OTTAWA - A Conservative MP says she's close to having enough opposition support to kill the long-gun registry in a vote on her private member's bill Wednesday.

Candice Hoeppner says she has commitments from eight Liberal and NDP MPs to vote in favour of legislation that would end the decade-old registry and destroy existing data in the system on about seven million shotguns and rifles.

"I probably have eight (opposition) members who have indicated they'd support the bill," the Manitoba MP said Tuesday. "I would like to have 12 to really make sure it passes."

A parliamentary vote in favour of Bill C-391 on second reading Wednesday won't make it law, but will send it to the next stage of legislative approval and make it that much more difficult to derail at a later stage.

Repealing the long-gun registry would still leave registration of hand guns and restricted weapons intact, and rifle and shotgun owners would still require gun licences.

While massive cost overruns led to the long-gun registry costing taxpayers almost $1 billion through 2005, according to Auditor General Sheila Fraser, the ongoing cost of the long-gun portion of the registry system is modest - between $2 million and $5 million annually.

That's led some critics of the registry cost overruns to question whether it makes sense, now that the budget has already been blown, to scrap the costly system.

"We might feel the same way about the construction of a new bridge that caused a huge financial scandal, but demolishing the bridge would not fix anything," Bloc Quebecois MP Serge Menard argued during earlier debate on the bill in the House of Commons.

Private members' bills are traditionally free votes in the Commons, meaning MPs don't have to toe the party line. However every Conservative MP in the minority government is expected to support killing the gun registry, and the Tories have also targeted a number or rural opposition ridings with ads and flyers in a bid to influence the local MP's vote.

MP Dominic LeBlanc, the Liberal justice critic, accused the government of "playing political games " to divide rural and urban Canada and pit region against region.

Still, he insisted that votes on private members' business should be free, even if he and Liberal Leader Michael Ignatieff strongly support maintaining the registry.

"What I can tell you is the leader and I, as justice critic, have continually supported - as do the police chiefs across the country, as do many provincial attorneys general - the gun control registry," said LeBlanc.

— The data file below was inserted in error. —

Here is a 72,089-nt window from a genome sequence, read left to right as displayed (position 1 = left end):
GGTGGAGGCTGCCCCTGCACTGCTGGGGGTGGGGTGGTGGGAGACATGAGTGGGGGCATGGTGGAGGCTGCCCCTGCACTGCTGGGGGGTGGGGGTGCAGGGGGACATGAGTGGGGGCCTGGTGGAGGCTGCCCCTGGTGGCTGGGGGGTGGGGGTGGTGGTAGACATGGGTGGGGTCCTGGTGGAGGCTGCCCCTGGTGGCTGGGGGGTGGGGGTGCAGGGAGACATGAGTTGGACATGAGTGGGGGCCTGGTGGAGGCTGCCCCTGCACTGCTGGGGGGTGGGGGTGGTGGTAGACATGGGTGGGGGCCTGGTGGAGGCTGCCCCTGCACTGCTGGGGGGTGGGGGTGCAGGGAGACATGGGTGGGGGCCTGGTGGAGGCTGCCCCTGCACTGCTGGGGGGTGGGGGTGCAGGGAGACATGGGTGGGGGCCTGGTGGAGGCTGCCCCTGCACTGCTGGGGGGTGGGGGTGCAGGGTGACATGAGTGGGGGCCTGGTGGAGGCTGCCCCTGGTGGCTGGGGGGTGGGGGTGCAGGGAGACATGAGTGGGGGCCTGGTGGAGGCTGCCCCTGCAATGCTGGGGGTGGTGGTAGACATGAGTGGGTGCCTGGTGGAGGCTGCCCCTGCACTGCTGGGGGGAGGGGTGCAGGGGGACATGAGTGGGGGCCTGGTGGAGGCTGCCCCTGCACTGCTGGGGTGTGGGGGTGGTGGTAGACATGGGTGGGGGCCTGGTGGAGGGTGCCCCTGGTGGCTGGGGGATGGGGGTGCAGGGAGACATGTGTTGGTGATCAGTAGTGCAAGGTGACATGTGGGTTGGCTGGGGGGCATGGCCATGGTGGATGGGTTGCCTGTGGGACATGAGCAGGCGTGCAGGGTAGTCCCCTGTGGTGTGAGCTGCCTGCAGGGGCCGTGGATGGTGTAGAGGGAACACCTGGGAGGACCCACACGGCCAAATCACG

"It is an important part of public safety."

NDP Leader Jack Layton also supports the registry, but said his MPs are free to vote as they see fit after consulting with their constituents.

Only Bloc Leader Gilles Duceppe seemed sure that all his party's MPs would vote against repealing the gun registry.

The issue is particularly explosive in Quebec.

The long-run registry was brought in by the former Liberal government in response to the 1989 slaughter of 14 women at L'ecole Polytechnique in Montreal.

Now, with the 20th anniversary of that carnage just weeks away, the mother of one of those slain Montreal students has issued a public appeal imploring MPs to keep the gun registry going.

"I am disheartened that the Conservative party of Canada, which claims to be the party of law and order, is ignoring police, ignoring victims and ignoring the vast majority of Canadians to appease the gun lobby," Suzanne Laplante-Edward said in the statement this week.

Her daughter Anne-Marie Edward was among the Polytechnique victims.

"Last April 22 (...) Mr Ignatieff and Mr Layton (...) assured me personally that they would prevent Stephen Harper from getting his way," said the grieving mother.

Conservatives say the registry does nothing to deter criminal acts, but rather makes criminals out of otherwise law-abiding gun owners.

Hoeppner said the long-gun registry "is targeting the wrong people.

"We need to focus on criminals and criminal activity, not law-abiding citizens."

If the registry dies, long-gun owners will still have to pay for licences, complete with background checks and safety training.

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